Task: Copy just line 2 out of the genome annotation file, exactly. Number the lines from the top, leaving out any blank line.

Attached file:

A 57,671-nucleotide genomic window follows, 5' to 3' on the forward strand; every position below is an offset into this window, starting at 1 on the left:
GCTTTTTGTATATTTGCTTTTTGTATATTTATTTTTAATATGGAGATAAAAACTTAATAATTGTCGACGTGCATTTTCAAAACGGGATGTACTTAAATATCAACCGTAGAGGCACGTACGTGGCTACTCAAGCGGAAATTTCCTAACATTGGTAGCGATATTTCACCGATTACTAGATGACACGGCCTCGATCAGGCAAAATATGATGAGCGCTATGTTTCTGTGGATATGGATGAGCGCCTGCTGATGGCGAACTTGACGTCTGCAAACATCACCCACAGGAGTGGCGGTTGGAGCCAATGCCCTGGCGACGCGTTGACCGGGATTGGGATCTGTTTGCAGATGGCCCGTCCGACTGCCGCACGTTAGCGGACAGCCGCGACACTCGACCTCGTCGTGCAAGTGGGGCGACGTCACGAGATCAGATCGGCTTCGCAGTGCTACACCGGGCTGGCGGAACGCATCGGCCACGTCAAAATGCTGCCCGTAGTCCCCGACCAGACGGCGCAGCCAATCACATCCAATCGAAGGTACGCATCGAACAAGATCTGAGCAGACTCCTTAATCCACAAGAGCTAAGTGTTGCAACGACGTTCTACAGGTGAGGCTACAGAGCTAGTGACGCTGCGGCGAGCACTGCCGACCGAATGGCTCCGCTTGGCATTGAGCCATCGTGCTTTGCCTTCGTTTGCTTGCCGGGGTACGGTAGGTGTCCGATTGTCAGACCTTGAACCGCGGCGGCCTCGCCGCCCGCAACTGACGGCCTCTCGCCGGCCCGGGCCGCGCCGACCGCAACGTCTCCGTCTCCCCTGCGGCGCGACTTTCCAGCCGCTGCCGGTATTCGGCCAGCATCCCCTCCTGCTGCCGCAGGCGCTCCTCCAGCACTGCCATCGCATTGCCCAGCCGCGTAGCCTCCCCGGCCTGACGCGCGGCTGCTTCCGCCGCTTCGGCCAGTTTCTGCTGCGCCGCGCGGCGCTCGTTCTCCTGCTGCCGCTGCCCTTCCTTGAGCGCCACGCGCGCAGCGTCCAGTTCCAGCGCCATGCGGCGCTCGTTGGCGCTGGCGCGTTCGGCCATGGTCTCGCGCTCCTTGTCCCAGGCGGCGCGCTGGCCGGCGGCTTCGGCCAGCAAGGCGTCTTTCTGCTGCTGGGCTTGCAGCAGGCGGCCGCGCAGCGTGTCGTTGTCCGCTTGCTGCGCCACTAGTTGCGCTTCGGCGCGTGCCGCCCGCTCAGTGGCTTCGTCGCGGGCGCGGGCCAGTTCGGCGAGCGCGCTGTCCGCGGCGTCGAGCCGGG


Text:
GCTTTTTGTATATTTGCTTTTTGTATATTTATTTTTAATATGGAGATAAAAACTTAATAATTGTCGACGTGCATTTTCAAAACGGGATGTACTTAAATATCAACCGTAGAGGCACGTACGTGGCTACTCAAGCGGAAATTTCCTAACATTGGTAGCGATATTTCACCGATTACTAGATGACACGGCCTCGATCAGGCAAAATATGATGAGCGCTATGTTTCTGTGGATATGGATGAGCGCCTGCTGATGGCGAACTTGACGTCTGCAAACATCACCCACAGGAGTGGCGGTTGGAGCCAATGCCCTGGCGACGCGTTGACCGGGATTGGGATCTGTTTGCAGATGGCCCGTCCGACTGCCGCACGTTAGCGGACAGCCGCGACACTCGACCTCGTCGTGCAAGTGGGGCGACGTCACGAGATCAGATCGGCTTCGCAGTGCTACACCGGGCTGGCGGAACGCATCGGCCACGTCAAAATGCTGCCCGTAGTCCCCGACCAGACGGCGCAGCCAATCACATCCAATCGAAGGTACGCATCGAACAAGATCTGAGCAGACTCCTTAATCCACAAGAGCTAAGTGTTGCAACGACGTTCTACAGGTGAGGCTACAGAGCTAGTGACGCTGCGGCGAGCACTGCCGACCGAATGGCTCCGCTTGGCATTGAGCCATCGTGCTTTGCCTTCGTTTGCTTGCCGGGGTACGGTAGGTGTCCGATTGTCAGACCTTGAACCGCGGCGGCCTCGCCGCCCGCAACTGACGGCCTCTCGCCGGCCCGGGCCGCGCCGACCGCAACGTCTCCGTCTCCCCTGCGGCGCGACTTTCCAGCCGCTGCCGGTATTCGGCCAGCATCCCCTCCTGCTGCCGCAGGCGCTCCTCCAGCACTGCCATCGCATTGCCCAGCCGCGTAGCCTCCCCGGCCTGACGCGCGGCTGCTTCCGCCGCTTCGGCCAGTTTCTGCTGCGCCGCGCGGCGCTCGTTCTCCTGCTGCCGCTGCCCTTCCTTGAGCGCCACGCGCGCAGCGTCCAGTTCCAGCGCCATGCGGCGCTCGTTGGCGCTGGCGCGTTCGGCCATGGTCTCGCGCTCCTTGTCCCAGGCGGCGCGCTGGCCGGCGGCTTCGGCCAGCAAGGCGTCTTTCTGCTGCTGGGCTTGCAGCAGGCGGCCGCGCAGCGTGTCGTTGTCCGCTTGCTGCGCCACTAGTTGCGCTTCGGCGCGTGCCGCCCGCTCAGTGGCTTCGTCGCGGGCGCGGGCCAGTTCGGCGAGCGCGCTGTCCGCGGCGTCGAGCCGGG